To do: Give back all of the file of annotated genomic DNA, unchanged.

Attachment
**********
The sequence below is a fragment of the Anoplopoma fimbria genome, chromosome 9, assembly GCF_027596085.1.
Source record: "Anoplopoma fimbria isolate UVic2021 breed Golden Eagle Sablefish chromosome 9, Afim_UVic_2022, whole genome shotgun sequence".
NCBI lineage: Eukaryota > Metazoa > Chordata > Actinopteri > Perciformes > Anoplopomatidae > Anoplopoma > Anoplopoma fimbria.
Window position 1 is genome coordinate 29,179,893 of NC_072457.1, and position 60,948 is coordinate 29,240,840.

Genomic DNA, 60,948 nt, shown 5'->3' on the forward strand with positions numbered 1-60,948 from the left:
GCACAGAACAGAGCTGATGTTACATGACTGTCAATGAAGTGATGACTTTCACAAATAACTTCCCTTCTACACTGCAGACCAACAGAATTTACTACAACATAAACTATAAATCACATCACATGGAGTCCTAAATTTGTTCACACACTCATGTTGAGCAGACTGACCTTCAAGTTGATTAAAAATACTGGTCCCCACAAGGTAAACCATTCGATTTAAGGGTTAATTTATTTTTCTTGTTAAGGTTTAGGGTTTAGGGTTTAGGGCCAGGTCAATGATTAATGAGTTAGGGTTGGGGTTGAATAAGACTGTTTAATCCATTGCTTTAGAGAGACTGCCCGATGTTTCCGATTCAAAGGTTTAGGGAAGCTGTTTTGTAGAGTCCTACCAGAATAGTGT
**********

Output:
The sequence below is a fragment of the Anoplopoma fimbria genome, chromosome 9, assembly GCF_027596085.1.
Source record: "Anoplopoma fimbria isolate UVic2021 breed Golden Eagle Sablefish chromosome 9, Afim_UVic_2022, whole genome shotgun sequence".
NCBI lineage: Eukaryota > Metazoa > Chordata > Actinopteri > Perciformes > Anoplopomatidae > Anoplopoma > Anoplopoma fimbria.
Window position 1 is genome coordinate 29,179,893 of NC_072457.1, and position 60,948 is coordinate 29,240,840.

Genomic DNA, 60,948 nt, shown 5'->3' on the forward strand with positions numbered 1-60,948 from the left:
GCACAGAACAGAGCTGATGTTACATGACTGTCAATGAAGTGATGACTTTCACAAATAACTTCCCTTCTACACTGCAGACCAACAGAATTTACTACAACATAAACTATAAATCACATCACATGGAGTCCTAAATTTGTTCACACACTCATGTTGAGCAGACTGACCTTCAAGTTGATTAAAAATACTGGTCCCCACAAGGTAAACCATTCGATTTAAGGGTTAATTTATTTTTCTTGTTAAGGTTTAGGGTTTAGGGTTTAGGGCCAGGTCAATGATTAATGAGTTAGGGTTGGGGTTGAATAAGACTGTTTAATCCATTGCTTTAGAGAGACTGCCCGATGTTTCCGATTCAAAGGTTTAGGGAAGCTGTTTTGTAGAGTCCTACCAGAATAGTGT